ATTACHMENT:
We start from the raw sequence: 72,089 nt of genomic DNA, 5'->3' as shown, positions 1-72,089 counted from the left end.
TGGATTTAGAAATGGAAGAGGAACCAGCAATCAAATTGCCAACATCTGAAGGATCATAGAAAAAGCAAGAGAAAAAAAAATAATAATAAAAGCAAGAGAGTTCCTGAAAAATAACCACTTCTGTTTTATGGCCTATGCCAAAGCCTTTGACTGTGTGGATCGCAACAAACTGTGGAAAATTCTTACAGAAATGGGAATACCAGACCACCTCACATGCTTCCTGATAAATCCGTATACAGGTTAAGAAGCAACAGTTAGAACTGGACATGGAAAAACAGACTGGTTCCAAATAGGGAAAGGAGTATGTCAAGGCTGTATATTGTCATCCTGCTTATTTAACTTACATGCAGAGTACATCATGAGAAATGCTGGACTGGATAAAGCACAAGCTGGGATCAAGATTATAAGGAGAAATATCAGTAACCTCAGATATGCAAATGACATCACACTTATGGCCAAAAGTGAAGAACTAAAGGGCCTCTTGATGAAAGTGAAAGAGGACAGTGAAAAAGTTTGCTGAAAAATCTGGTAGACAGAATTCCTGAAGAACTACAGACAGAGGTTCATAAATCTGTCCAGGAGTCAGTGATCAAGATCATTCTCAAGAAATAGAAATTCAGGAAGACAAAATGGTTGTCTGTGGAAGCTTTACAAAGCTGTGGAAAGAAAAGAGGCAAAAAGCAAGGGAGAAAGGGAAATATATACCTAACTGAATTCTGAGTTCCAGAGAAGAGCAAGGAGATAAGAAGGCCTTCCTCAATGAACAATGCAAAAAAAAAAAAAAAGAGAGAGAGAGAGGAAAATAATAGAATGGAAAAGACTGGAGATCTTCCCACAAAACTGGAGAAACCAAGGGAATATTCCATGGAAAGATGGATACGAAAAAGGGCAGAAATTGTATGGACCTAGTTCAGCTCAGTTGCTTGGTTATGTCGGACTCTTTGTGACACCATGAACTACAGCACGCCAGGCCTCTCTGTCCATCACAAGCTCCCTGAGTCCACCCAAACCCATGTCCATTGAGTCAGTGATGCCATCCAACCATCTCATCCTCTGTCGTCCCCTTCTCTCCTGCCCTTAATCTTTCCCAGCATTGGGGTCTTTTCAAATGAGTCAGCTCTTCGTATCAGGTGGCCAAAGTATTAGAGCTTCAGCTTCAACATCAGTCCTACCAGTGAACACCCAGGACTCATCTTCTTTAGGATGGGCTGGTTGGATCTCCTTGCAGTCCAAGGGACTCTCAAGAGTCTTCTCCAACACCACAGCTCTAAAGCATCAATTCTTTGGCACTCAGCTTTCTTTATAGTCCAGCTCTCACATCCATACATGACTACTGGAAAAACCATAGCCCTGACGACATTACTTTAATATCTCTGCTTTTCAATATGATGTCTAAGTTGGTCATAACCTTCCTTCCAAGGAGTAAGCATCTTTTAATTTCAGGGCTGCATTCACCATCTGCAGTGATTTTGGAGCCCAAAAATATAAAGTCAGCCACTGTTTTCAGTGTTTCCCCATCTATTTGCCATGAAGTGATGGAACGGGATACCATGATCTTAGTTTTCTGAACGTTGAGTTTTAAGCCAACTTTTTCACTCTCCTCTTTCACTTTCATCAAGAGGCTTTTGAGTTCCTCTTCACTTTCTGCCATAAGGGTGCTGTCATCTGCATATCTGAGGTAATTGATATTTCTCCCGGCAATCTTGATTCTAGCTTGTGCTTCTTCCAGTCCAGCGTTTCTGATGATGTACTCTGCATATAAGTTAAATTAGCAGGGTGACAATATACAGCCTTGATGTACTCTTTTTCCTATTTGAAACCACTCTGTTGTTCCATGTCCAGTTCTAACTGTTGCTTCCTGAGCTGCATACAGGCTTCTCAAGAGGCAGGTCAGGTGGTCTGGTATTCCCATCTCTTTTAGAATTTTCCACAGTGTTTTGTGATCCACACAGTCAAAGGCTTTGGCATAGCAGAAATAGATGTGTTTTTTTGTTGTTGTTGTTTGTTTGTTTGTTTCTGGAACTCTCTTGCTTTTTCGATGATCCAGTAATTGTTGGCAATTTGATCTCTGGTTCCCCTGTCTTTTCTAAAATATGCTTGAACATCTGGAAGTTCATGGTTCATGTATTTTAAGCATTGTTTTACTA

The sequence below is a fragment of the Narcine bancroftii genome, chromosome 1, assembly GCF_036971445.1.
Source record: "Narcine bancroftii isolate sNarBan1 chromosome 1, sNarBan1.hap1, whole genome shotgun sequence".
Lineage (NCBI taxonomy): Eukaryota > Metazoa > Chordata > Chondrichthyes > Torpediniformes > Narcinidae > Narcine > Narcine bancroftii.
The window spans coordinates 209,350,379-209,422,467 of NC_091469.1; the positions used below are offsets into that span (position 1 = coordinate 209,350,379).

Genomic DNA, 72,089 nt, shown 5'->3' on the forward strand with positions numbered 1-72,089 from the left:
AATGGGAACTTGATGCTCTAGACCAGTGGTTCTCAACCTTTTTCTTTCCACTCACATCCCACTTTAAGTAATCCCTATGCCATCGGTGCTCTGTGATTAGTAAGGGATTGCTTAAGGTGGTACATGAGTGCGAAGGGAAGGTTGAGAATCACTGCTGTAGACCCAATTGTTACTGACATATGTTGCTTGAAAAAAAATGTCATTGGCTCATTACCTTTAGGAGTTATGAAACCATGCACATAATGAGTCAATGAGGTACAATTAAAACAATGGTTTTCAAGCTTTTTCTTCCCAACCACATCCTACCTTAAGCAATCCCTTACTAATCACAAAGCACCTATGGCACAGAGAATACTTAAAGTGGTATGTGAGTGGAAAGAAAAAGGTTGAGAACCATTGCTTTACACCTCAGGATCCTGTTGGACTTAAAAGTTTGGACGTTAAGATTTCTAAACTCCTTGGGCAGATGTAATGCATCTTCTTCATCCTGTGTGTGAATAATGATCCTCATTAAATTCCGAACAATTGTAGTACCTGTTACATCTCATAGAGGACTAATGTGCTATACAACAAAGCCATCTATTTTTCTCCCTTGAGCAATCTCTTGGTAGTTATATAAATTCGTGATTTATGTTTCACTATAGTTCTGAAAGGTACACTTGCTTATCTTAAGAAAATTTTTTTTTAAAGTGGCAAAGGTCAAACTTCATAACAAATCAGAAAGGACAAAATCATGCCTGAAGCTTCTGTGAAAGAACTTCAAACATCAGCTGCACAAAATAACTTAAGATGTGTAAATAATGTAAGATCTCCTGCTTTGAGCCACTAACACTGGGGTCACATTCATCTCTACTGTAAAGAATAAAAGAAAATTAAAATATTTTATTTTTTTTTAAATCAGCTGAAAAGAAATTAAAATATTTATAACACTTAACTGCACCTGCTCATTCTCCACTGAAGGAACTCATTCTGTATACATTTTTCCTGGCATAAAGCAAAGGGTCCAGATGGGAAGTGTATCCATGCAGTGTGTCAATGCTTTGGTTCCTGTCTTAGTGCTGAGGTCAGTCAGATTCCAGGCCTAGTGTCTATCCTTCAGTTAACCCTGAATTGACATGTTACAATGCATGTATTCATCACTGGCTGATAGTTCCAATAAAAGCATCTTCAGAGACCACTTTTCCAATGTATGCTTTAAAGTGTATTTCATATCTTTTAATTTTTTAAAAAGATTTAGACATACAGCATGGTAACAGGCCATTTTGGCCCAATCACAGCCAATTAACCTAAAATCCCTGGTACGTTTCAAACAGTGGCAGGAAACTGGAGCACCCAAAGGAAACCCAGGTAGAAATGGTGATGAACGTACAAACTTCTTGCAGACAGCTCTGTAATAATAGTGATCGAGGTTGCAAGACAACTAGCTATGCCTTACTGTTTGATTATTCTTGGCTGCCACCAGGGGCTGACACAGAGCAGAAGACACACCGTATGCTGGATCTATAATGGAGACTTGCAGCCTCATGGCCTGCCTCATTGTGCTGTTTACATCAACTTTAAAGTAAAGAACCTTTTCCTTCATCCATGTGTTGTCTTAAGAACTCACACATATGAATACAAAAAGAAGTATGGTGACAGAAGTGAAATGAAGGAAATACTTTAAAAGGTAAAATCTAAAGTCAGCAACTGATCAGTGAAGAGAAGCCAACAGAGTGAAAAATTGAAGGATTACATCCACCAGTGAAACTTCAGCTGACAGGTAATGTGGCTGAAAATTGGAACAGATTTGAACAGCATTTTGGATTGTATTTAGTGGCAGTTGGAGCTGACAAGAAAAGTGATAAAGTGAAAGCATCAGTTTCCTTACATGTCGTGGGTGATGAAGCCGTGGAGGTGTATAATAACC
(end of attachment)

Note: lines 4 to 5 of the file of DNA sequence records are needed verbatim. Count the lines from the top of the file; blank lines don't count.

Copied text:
Source record: "Narcine bancroftii isolate sNarBan1 chromosome 1, sNarBan1.hap1, whole genome shotgun sequence".
Lineage (NCBI taxonomy): Eukaryota > Metazoa > Chordata > Chondrichthyes > Torpediniformes > Narcinidae > Narcine > Narcine bancroftii.